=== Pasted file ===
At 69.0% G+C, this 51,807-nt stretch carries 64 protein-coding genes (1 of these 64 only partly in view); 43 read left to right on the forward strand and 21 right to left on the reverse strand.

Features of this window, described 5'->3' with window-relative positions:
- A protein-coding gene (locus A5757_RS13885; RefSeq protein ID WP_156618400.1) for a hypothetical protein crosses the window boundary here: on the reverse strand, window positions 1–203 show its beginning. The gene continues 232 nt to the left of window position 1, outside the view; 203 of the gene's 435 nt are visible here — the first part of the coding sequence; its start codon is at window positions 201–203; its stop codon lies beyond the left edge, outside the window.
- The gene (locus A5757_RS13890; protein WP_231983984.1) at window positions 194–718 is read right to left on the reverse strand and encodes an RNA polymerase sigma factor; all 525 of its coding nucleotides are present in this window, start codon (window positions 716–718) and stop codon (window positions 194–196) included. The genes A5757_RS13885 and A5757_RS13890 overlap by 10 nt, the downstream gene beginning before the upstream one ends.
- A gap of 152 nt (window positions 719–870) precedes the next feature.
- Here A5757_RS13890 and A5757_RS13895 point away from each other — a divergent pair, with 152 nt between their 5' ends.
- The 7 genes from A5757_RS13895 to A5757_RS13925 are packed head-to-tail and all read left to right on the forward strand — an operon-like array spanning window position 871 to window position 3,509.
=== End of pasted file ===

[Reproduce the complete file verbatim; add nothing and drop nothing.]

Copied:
At 69.0% G+C, this 51,807-nt stretch carries 64 protein-coding genes (1 of these 64 only partly in view); 43 read left to right on the forward strand and 21 right to left on the reverse strand.

Features of this window, described 5'->3' with window-relative positions:
- A protein-coding gene (locus A5757_RS13885; RefSeq protein ID WP_156618400.1) for a hypothetical protein crosses the window boundary here: on the reverse strand, window positions 1–203 show its beginning. The gene continues 232 nt to the left of window position 1, outside the view; 203 of the gene's 435 nt are visible here — the first part of the coding sequence; its start codon is at window positions 201–203; its stop codon lies beyond the left edge, outside the window.
- The gene (locus A5757_RS13890; protein WP_231983984.1) at window positions 194–718 is read right to left on the reverse strand and encodes an RNA polymerase sigma factor; all 525 of its coding nucleotides are present in this window, start codon (window positions 716–718) and stop codon (window positions 194–196) included. The genes A5757_RS13885 and A5757_RS13890 overlap by 10 nt, the downstream gene beginning before the upstream one ends.
- A gap of 152 nt (window positions 719–870) precedes the next feature.
- Here A5757_RS13890 and A5757_RS13895 point away from each other — a divergent pair, with 152 nt between their 5' ends.
- The 7 genes from A5757_RS13895 to A5757_RS13925 are packed head-to-tail and all read left to right on the forward strand — an operon-like array spanning window position 871 to window position 3,509.